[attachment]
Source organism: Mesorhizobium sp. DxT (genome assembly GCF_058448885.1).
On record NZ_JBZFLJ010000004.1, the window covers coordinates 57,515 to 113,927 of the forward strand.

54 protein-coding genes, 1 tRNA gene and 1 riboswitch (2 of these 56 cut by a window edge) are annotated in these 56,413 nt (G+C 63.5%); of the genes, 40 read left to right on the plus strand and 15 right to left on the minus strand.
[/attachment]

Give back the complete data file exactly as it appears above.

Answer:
Source organism: Mesorhizobium sp. DxT (genome assembly GCF_058448885.1).
On record NZ_JBZFLJ010000004.1, the window covers coordinates 57,515 to 113,927 of the forward strand.

54 protein-coding genes, 1 tRNA gene and 1 riboswitch (2 of these 56 cut by a window edge) are annotated in these 56,413 nt (G+C 63.5%); of the genes, 40 read left to right on the plus strand and 15 right to left on the minus strand.